Conditioning, especially in the way Golf Digest describes it. Asking “How firm, fast and rolling were the fairways, how firm yet receptive were the greens and how true were the roll of putts on the day you played the course?” is a horrible way to rate a golf course. How is a course supposed to play “firm and fast” if it has rained four out of the last five days? What if the course aerated its greens two days before a rater played? I do believe conditioning is important in rating a golf course, but not in the way Golf Digest has trained their raters to do so.
To recap, these three criteria have little to no bearing on how “great” a golf course is, yet make up 37.5% of the scoring. Unfortunately, the remaining 62.5% is hardly perfect.
Resistance to scoring – I am a better than scratch player. I can enjoy a round of golf playing any tee box on any golf course. Unfortunately, the average golfer according to the USGA carries roughly a 15 handicap. It’s why when I play golf at a new course, I think about how much my dad (a 15 handicap) might enjoy it. Golf is a game that 99.9% of people play for enjoyment. When creating a list of the greatest golf courses, why does a course’s difficulty factor into its ranking? Why should a course that is playable and fun for the average player be penalized?
Shot Values – I like this category at first glance, but think it probably encompasses a few too many factors. I would like to see this category split up to address two or three more specific factors that fall into subcategories such as strategy/options, and whether or not it tests all the clubs in your bag.
Memorability – This is a vital aspect of any round. When you play a great golf course, you should remember it vividly for the rest of your life. This is the only Golf Digest rating factor that I 100% believe in.
In summarizing the Golf Digest rankings, I think that former European Tour player and acclaimed golf course architect Michael Clayton explains it best:
So many rate “the experience” and not the architecture. It’s fine if the list is about top 100 experiences – but it’s not.
— Michael Clayton (@MichaelClayto15) January 4, 2017
Michael’s take on it exemplifies what is wrong. Golf Digest’s system doesn’t do what it is set out to do – rate the 100 best golf courses. Its system is rooted around criteria that rate the experience rather than the quality of the golf course.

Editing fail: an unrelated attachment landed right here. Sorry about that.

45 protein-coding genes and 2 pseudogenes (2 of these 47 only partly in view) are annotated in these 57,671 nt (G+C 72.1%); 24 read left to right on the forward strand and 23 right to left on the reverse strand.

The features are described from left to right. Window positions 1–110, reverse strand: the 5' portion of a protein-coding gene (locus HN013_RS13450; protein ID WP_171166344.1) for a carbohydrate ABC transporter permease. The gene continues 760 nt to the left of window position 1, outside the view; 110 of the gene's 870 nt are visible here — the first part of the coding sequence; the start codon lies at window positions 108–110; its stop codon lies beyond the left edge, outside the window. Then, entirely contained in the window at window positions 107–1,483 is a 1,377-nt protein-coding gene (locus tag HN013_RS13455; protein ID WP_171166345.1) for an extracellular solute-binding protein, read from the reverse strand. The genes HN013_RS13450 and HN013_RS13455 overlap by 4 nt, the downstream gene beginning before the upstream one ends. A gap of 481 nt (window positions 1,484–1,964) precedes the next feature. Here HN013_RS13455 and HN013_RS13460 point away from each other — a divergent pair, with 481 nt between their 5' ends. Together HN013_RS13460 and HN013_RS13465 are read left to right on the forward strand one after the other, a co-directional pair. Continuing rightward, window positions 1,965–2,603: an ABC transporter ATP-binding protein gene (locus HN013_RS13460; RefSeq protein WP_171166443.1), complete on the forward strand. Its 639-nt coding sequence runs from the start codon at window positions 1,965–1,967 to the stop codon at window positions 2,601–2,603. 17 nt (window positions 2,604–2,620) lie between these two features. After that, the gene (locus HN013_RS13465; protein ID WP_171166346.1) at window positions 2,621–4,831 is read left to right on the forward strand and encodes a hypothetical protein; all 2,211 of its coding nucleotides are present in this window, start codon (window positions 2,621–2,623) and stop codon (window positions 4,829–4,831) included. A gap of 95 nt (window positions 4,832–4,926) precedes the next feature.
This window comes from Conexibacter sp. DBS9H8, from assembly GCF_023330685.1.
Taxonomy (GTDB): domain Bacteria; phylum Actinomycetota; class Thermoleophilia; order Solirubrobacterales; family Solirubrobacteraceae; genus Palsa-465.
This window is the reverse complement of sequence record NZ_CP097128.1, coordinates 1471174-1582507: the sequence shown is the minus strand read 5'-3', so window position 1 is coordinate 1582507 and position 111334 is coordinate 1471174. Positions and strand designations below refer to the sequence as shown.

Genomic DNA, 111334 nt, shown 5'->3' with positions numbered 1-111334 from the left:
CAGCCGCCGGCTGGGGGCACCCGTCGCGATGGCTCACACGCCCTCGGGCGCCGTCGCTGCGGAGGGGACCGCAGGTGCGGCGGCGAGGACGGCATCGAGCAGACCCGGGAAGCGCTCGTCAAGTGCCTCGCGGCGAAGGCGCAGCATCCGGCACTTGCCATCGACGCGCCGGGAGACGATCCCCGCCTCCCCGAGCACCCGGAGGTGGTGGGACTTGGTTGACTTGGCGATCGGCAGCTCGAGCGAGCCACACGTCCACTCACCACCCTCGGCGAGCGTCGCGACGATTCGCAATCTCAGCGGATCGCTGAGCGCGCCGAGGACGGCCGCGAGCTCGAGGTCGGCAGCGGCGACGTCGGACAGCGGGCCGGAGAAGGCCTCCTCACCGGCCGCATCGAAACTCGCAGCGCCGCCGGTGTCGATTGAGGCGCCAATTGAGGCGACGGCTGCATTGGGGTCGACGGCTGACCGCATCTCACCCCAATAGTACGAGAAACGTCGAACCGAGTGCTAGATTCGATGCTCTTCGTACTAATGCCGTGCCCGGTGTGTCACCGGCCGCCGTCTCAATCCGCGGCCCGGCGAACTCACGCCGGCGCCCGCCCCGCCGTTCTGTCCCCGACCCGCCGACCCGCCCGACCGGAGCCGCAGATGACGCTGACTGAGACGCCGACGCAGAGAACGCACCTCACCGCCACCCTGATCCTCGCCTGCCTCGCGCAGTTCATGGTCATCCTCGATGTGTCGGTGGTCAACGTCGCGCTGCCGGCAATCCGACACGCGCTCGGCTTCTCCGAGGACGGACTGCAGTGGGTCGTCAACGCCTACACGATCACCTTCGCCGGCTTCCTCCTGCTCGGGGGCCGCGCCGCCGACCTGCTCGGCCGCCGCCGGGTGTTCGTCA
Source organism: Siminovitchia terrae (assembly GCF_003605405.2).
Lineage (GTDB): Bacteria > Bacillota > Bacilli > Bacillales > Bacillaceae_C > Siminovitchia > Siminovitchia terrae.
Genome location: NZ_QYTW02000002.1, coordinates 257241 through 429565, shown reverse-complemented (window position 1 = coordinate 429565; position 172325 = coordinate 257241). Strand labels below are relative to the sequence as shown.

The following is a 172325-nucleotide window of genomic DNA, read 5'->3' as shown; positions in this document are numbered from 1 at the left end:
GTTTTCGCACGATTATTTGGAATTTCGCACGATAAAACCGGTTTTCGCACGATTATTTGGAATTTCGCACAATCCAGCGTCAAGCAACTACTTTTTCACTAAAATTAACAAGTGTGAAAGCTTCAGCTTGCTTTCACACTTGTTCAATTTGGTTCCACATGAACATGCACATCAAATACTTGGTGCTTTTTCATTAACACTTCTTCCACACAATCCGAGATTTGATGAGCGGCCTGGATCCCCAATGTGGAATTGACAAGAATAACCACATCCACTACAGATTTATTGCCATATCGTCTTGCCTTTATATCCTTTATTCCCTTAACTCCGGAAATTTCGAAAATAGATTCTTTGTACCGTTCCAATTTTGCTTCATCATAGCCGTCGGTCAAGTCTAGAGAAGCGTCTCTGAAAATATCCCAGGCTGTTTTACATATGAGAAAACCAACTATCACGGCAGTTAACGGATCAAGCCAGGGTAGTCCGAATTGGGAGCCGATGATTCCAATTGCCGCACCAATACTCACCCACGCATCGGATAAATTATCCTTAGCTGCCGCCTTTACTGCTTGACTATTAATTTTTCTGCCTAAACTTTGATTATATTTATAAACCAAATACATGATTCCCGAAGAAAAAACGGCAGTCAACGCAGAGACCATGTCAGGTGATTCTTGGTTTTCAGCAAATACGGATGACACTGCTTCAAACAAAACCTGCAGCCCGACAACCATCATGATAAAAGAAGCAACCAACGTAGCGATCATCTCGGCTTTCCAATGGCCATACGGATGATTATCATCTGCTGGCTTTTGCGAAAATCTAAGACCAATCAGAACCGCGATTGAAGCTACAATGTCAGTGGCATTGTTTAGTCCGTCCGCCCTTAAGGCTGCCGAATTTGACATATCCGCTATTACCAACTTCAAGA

While the categories that compose the ideal rating system are subjective in nature, I find the Golfweek rating criteria far superior.
They place an emphasis on the golf course in stark contrast to Golf Digest’s criteria which are more about the experience. Comparing the two, it’s clear that the Golfweek system will produce a far more reliable analysis of the best golf courses.
It’s unfortunate that thousands of golfers look to Golf Digest’s list for guidance when planning future golf voyages. They may pick a destination with a course that is a product of a flawed system. The golfer spends a great deal of money and time getting there, pays upwards of $200 for greens fees, and hits the links. He is treated like royalty when he arrives, the course is immaculately conditioned, and the amenities are superb. When he plays the course, he gets a rude awakening because, though it may be visually stunning, it’s unplayable for the average golfer. He shoots a terrible score, loses $50 worth of golf balls, and is generally discouraged. Is that the course we want to promote to the masses?
I would rather see those willing to spend the time and money have a different experience. Does the course inspire you to play more, provide a fair and fun test for golfers of all skill levels, and possess unique and interesting challenges? And, as you play the final few holes, do you find yourself in a bittersweet state, knowing the round is nearing its end? Rankings would better serve the game by sending players to courses exhibiting this kind fo greatness.
In no way am I saying Golf Digest’s list should be abolished, but rather that it should undergo a major reform to put the golf course first and not the experience. GD is one of golf’s biggest influencers, and its rankings provide golfers with dreams and aspirations. Let’s just make sure they are dreaming about a course they will enjoy playing.